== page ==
The official policy of the SED in the Soviet occupation zone was to integrate resettlers into East German society as quickly as possible. The official line was that the state was providing them with all the help they needed to achieve that goal. But this Sudeten German refugee felt that the official measures were inadequate and paid too little attention to the needs of different groups.

A Sudeten German Refugee Writes to the Resettlers Department of the State Government of Saxony (January 8, 1949)


Permit me the following lines:

As a Sudeten German refugee I received letters from many acquaintances at Christmas, including letters from Bavaria and Hesse. They say that expellees [Vertriebene] there – not resettlers [Umsiedler] – have joined together to claim damages.

I want to know whether that is also the case in the Soviet zone. Expelled from our homeland with only 30 kg of luggage, and having finally landed here after weeks of being driven about aimlessly, we were unable, despite the utmost exertions, to get back on our feet. The little savings left to us were devalued, as they were for all those who still call all their possessions their own, so we stand here as naked beggars a second time.

The action “New Home – New Life” was a great failure or merely propaganda. We don’t need silk gloves, suspenders, and so on, but beds, shoes, coats, dresses, linen, and dishes. If anyone got anything of the sort, then he surely had a job in the bureaucracy.

Who is looking after the older people who, on the basis of their age, are no longer obligated to work – that is, those who are having a hard time finding well-compensated employment, but whose health is not poor enough to get them welfare support. Or what about elderly, former shop owners who were not insured by any social insurance? None of these homeless, jobless, and moneyless older people are finding help or support anywhere. Where is the solidarity of the people here?

They say we are supposed to work together with the Czechs. Quite apart from the fact that they gave us no opportunity, every honest, non-partisan German would have to understand that we cannot continue to live, free from anger, alongside people who deprived us of the possessions we gained through hard work, who kicked us physically and emotionally. So much is written and said about crimes against humanity. What we, without fault, especially children, women, and old people, had to suffer from the Czech people – that also should be heard before an international court. That the wartime suffering and damages so loudly decried by the Czechs is not true to the extent they suggest can be judged by anyone who saw the land and the people. The Czechs have to blame themselves for the minor destruction and loss of people that occurred because of their haste; they could not await the end for a few more days.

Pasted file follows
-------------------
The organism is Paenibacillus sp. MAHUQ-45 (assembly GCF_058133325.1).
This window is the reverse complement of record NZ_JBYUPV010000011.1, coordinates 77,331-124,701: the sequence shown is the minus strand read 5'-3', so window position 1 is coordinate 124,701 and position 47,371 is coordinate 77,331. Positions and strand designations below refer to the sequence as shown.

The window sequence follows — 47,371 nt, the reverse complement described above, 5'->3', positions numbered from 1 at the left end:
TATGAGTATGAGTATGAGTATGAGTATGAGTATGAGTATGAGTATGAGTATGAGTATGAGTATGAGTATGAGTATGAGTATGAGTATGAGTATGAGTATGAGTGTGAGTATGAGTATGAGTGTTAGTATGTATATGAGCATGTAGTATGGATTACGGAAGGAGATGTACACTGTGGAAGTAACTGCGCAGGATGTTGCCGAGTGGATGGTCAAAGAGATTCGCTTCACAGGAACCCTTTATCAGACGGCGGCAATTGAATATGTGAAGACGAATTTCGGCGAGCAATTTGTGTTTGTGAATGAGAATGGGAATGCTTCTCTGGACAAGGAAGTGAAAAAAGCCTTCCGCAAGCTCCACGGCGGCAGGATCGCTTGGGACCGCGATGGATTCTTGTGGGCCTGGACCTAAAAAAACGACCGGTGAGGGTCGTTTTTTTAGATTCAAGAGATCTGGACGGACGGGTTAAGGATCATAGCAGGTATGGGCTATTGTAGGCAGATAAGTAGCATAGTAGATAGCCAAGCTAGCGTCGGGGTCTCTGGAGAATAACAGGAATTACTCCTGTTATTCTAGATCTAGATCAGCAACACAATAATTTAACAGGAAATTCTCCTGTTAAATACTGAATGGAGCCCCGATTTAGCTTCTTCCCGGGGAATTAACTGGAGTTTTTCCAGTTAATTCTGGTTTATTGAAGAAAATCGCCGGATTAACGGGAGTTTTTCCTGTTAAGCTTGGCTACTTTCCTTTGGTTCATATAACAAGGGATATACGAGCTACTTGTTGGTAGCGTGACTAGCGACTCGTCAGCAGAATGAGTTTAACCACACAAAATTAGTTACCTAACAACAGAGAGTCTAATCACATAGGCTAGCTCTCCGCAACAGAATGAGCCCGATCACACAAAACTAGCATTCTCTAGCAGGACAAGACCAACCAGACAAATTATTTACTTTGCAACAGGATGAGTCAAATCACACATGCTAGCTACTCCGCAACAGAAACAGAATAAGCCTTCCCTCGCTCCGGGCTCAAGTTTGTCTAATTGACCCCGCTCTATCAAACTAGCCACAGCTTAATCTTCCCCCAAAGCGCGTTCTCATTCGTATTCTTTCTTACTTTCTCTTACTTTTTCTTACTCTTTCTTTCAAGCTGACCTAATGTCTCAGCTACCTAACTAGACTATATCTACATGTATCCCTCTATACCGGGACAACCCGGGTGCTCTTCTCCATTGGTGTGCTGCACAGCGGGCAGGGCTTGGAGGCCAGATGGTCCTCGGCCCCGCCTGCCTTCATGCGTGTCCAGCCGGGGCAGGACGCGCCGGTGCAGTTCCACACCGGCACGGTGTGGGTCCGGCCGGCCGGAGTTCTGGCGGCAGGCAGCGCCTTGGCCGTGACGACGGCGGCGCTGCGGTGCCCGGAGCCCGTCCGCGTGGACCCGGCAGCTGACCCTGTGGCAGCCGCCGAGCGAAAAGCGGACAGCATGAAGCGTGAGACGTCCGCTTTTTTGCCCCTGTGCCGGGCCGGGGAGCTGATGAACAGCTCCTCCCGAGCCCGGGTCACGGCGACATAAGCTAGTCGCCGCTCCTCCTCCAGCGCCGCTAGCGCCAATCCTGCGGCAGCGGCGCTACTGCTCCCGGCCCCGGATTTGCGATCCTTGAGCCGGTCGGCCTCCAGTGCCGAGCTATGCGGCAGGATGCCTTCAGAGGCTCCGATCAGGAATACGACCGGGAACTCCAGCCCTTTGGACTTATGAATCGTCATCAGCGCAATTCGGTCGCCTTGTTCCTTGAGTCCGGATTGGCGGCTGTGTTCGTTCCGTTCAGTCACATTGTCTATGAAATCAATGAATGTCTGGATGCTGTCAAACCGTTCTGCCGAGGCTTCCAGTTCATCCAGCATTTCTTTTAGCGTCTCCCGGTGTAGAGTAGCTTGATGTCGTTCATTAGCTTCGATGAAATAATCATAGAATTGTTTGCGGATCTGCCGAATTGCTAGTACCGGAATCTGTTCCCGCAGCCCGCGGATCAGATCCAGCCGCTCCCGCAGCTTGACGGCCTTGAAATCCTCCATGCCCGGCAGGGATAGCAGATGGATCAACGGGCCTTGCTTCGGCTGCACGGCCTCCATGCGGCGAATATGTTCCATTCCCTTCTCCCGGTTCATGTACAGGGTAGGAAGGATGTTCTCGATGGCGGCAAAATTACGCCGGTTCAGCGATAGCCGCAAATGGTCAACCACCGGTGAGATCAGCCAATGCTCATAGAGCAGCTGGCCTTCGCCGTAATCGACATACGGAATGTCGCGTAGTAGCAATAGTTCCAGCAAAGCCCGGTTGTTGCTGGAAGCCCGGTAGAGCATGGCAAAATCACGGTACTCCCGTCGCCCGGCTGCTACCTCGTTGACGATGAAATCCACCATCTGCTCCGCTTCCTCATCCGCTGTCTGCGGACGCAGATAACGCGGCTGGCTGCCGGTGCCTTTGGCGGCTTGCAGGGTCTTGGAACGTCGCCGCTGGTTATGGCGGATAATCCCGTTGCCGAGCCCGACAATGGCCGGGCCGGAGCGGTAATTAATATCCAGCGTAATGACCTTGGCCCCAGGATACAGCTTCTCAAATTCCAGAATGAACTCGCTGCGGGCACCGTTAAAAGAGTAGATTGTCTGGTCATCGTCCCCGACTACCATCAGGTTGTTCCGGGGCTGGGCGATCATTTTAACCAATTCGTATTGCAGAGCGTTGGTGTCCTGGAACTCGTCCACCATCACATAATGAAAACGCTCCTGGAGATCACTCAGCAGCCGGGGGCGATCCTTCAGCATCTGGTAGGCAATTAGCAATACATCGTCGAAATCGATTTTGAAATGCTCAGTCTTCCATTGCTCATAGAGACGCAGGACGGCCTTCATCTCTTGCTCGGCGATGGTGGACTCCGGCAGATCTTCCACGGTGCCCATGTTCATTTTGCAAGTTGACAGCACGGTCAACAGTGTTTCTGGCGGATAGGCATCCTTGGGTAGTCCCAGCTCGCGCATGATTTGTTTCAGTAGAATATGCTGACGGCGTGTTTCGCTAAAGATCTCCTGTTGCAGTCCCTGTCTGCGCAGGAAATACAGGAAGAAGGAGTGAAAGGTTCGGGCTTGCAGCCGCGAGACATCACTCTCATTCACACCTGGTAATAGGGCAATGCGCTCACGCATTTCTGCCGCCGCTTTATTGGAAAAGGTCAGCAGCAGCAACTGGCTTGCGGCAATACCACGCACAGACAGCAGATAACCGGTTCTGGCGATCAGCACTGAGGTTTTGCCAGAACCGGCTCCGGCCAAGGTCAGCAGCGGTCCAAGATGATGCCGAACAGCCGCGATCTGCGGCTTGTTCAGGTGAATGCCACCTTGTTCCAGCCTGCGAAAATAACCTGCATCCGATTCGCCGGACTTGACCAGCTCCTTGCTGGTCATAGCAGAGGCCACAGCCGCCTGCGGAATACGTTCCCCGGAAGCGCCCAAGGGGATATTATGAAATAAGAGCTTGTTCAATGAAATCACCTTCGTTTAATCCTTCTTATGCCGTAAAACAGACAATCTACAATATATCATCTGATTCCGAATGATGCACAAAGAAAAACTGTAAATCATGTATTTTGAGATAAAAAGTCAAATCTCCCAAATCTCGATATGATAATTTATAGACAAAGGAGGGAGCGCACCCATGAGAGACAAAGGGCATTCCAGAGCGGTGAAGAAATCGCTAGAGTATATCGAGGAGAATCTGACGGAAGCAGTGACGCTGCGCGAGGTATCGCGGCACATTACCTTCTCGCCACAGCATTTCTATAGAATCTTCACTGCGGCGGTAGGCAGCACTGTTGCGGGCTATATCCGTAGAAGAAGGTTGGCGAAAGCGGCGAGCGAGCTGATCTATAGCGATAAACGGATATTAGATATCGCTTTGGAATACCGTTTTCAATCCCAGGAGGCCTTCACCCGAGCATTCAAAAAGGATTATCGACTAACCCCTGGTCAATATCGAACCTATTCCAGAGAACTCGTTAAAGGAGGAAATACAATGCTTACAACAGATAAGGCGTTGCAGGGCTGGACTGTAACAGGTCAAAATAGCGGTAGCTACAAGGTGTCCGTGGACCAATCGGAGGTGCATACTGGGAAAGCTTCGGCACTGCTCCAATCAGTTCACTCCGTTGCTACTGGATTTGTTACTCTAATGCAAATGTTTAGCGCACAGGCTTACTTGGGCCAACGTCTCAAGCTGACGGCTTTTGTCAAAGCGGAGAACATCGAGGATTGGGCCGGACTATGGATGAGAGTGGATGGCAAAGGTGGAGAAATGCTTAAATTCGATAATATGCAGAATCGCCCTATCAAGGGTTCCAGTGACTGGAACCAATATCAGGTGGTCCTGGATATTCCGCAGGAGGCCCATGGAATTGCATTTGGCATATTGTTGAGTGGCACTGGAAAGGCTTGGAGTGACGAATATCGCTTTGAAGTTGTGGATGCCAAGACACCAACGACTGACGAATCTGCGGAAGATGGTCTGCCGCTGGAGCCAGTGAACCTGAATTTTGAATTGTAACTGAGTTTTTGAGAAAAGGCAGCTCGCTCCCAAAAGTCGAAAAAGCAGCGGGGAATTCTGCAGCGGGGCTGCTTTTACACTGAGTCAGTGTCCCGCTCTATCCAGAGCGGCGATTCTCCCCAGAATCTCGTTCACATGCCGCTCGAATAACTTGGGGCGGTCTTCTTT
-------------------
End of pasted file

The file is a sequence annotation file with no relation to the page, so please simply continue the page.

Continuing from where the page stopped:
Therefore, I speak not only for all Sudeten Germans, but for all Eastern expellees as well, in expressing our request for help in obtaining at least an acceptable share of any equalization of burdens.

With the greatest interest, we so-called resettlers now await your statements on the radio or in the daily press, and we have hope for a response to our request.

One unhappy wretch among many hundreds of thousands.

Source: Sächs HStA, LRS, MdI 303; reprinted in Udo Wengst, Geschichte der Sozialpolitik in Deutschland, Bd. 2/2: 1945–1949: Die Zeit der Besatzungszonen. Sozialpolitik zwischen Kriegsende und der Gründung zweier deutscher Staaten. Dokumente. Baden-Baden: Nomos, 2001, no. 245b, pp. 558–59.

Translation: Thomas Dunlap